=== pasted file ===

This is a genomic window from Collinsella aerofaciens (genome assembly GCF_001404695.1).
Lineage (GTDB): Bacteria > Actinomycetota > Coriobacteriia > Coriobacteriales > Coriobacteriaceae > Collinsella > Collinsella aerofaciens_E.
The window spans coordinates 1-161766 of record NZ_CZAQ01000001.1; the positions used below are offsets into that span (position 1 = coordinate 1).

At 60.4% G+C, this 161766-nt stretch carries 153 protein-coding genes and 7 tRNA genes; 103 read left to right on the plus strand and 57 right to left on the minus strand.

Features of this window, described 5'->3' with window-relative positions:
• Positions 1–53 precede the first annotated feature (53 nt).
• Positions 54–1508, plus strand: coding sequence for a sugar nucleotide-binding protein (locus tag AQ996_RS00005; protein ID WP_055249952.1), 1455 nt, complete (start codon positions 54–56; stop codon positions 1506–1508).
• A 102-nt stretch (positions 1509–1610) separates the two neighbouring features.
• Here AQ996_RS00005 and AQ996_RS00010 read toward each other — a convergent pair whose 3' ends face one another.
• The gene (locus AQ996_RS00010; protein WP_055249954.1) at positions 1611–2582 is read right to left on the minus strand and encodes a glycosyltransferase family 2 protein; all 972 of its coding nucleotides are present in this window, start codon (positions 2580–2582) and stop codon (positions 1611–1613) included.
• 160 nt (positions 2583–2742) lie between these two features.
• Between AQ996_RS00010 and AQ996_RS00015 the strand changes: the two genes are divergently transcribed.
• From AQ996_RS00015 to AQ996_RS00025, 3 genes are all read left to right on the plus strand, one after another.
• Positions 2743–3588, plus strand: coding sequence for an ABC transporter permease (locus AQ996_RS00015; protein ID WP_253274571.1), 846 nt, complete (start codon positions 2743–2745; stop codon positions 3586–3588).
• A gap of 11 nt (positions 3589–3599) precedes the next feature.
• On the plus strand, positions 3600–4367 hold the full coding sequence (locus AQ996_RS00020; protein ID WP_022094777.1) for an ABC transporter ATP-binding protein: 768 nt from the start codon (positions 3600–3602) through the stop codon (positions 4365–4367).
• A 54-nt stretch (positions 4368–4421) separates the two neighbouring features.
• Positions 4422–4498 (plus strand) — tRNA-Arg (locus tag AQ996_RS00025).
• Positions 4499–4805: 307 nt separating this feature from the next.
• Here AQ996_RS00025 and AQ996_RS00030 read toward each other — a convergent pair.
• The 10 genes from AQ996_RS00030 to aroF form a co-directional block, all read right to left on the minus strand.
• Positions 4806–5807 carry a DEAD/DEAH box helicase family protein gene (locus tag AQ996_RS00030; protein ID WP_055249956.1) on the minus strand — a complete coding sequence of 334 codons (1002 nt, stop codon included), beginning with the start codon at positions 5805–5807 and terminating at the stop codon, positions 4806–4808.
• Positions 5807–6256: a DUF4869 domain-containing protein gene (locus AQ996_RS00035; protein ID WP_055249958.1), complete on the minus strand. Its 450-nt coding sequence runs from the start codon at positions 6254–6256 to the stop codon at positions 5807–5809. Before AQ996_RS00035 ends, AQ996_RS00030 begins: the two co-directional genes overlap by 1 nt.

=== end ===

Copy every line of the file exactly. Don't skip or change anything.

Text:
This is a genomic window from Collinsella aerofaciens (genome assembly GCF_001404695.1).
Lineage (GTDB): Bacteria > Actinomycetota > Coriobacteriia > Coriobacteriales > Coriobacteriaceae > Collinsella > Collinsella aerofaciens_E.
The window spans coordinates 1-161766 of record NZ_CZAQ01000001.1; the positions used below are offsets into that span (position 1 = coordinate 1).

At 60.4% G+C, this 161766-nt stretch carries 153 protein-coding genes and 7 tRNA genes; 103 read left to right on the plus strand and 57 right to left on the minus strand.

Features of this window, described 5'->3' with window-relative positions:
• Positions 1–53 precede the first annotated feature (53 nt).
• Positions 54–1508, plus strand: coding sequence for a sugar nucleotide-binding protein (locus tag AQ996_RS00005; protein ID WP_055249952.1), 1455 nt, complete (start codon positions 54–56; stop codon positions 1506–1508).
• A 102-nt stretch (positions 1509–1610) separates the two neighbouring features.
• Here AQ996_RS00005 and AQ996_RS00010 read toward each other — a convergent pair whose 3' ends face one another.
• The gene (locus AQ996_RS00010; protein WP_055249954.1) at positions 1611–2582 is read right to left on the minus strand and encodes a glycosyltransferase family 2 protein; all 972 of its coding nucleotides are present in this window, start codon (positions 2580–2582) and stop codon (positions 1611–1613) included.
• 160 nt (positions 2583–2742) lie between these two features.
• Between AQ996_RS00010 and AQ996_RS00015 the strand changes: the two genes are divergently transcribed.
• From AQ996_RS00015 to AQ996_RS00025, 3 genes are all read left to right on the plus strand, one after another.
• Positions 2743–3588, plus strand: coding sequence for an ABC transporter permease (locus AQ996_RS00015; protein ID WP_253274571.1), 846 nt, complete (start codon positions 2743–2745; stop codon positions 3586–3588).
• A gap of 11 nt (positions 3589–3599) precedes the next feature.
• On the plus strand, positions 3600–4367 hold the full coding sequence (locus AQ996_RS00020; protein ID WP_022094777.1) for an ABC transporter ATP-binding protein: 768 nt from the start codon (positions 3600–3602) through the stop codon (positions 4365–4367).
• A 54-nt stretch (positions 4368–4421) separates the two neighbouring features.
• Positions 4422–4498 (plus strand) — tRNA-Arg (locus tag AQ996_RS00025).
• Positions 4499–4805: 307 nt separating this feature from the next.
• Here AQ996_RS00025 and AQ996_RS00030 read toward each other — a convergent pair.
• The 10 genes from AQ996_RS00030 to aroF form a co-directional block, all read right to left on the minus strand.
• Positions 4806–5807 carry a DEAD/DEAH box helicase family protein gene (locus tag AQ996_RS00030; protein ID WP_055249956.1) on the minus strand — a complete coding sequence of 334 codons (1002 nt, stop codon included), beginning with the start codon at positions 5805–5807 and terminating at the stop codon, positions 4806–4808.
• Positions 5807–6256: a DUF4869 domain-containing protein gene (locus AQ996_RS00035; protein ID WP_055249958.1), complete on the minus strand. Its 450-nt coding sequence runs from the start codon at positions 6254–6256 to the stop codon at positions 5807–5809. Before AQ996_RS00035 ends, AQ996_RS00030 begins: the two co-directional genes overlap by 1 nt.